The RSGAL team’s field verification work includes measuring water depth of depressional wetlands and placing multiple sensors (ibuttons) at different wetland elevations to measure the seasonal fluctuation of water levels.

Field verification

The RSGAL team measuring water depth of depressional wetlands.

This research is part of an interdisciplinary project to develop hydrologic projections for diverse wetland habitats (e.g. forest wetlands, wet meadows, small ponds and riparian wetlands) across the Pacific Northwest for the 2020s, 2040s and 2080s. The projections can be used to support ecological and landscape-based vulnerability assessments and climate change adaptation planning.

For more background on this project, listen to an interview Chris Vondrasek put together!

Photos courtesy of Meghan Halabisky and Chris Vondrasek.

Going Rogue in Oregon

Rouge River

Sunlight filtering through the trees and canyons on the way back to the crew’s BLM house on the Rogue River. “It was the perfect end to every day working underneath the Douglas-firs,” says Putz.

This past summer, a five-person crew from the School of Environmental and Forest Sciences (SEFS) set out to conduct research along the Rogue River in Oregon. Working as part of Professor Monika Moskal’s Remote Sensing and Geospatial Analysis Laboratory, the students collected data of red tree vole habitat for the Bureau of Land Management (BLM) from May to September.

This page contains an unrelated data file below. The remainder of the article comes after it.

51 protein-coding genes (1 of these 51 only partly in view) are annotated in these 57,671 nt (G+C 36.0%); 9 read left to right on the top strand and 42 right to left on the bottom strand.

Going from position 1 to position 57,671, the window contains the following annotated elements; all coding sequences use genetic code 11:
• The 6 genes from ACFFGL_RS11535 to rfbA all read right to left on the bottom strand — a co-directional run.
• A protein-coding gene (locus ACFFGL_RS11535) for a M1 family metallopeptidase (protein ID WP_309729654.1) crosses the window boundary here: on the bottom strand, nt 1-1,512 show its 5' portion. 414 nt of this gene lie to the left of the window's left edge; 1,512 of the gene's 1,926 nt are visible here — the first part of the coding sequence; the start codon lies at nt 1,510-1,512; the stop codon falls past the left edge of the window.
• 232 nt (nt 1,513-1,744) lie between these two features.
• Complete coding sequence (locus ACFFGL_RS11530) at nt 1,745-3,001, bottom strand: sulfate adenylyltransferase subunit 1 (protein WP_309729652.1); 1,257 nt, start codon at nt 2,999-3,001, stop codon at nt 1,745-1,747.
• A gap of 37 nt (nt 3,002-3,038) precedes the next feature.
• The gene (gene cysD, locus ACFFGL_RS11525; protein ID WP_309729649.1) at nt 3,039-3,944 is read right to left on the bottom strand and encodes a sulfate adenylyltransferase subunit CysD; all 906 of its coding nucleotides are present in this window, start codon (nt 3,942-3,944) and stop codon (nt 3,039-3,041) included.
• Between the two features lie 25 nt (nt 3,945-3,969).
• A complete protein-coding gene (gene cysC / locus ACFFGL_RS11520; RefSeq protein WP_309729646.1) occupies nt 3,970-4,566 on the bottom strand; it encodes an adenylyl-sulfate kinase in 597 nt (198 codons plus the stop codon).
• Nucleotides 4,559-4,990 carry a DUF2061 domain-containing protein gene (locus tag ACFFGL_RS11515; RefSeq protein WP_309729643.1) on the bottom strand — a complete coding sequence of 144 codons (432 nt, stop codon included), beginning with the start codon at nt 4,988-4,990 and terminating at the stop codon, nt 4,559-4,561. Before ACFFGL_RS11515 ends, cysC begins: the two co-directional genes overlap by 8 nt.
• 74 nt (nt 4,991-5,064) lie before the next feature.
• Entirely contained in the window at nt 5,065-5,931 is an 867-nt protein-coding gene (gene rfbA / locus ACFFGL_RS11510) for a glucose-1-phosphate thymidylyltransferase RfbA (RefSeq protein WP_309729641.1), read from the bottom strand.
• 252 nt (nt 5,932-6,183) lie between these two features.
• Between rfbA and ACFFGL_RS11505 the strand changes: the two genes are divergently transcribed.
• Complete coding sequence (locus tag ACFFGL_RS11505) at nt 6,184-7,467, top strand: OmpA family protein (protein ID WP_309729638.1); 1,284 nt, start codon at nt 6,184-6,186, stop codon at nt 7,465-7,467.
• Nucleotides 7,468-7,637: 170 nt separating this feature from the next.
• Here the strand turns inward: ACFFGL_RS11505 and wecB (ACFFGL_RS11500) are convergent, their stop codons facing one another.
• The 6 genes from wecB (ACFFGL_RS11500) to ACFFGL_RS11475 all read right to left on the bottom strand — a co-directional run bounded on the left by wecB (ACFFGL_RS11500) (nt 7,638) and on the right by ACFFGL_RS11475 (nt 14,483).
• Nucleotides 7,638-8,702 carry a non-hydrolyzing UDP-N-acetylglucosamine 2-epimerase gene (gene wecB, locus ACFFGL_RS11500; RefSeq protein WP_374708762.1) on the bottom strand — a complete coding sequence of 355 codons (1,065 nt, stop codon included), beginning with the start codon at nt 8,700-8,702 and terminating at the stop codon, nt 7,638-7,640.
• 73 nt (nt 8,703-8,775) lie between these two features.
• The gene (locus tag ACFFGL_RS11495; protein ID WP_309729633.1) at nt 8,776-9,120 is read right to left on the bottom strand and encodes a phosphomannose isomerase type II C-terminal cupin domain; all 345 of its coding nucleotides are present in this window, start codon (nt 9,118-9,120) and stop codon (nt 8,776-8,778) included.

Their research proposed to answer several questions, including whether survey grade GPS can be used to accurately acquire individual tree location from LiDAR data (light detection and ranging), and whether ground-based inventory and leaf area measurements can be used to drive LiDAR-based empirical habitat models for the Rouge River site. The project will ultimately help the BLM develop a method of analyzing LiDAR data for forest inventory and management.

“Spending the summer in the Rogue River Valley working with amazing people and learning useful techniques taught me the importance of fieldwork, our forests and the animals that inhabit them,” says Tessa Putz, an undergraduate ESRM major with the SEFS crew.

“Working for BLM this summer was a great experience,” says PhD candidate Gonzalo Thienel, another member of the SEFS team. “I learned many things about nature, remote sensing and teamwork.”

Not bad for a field site!

Photo of the Rogue River © Tessa Putz/SEFS.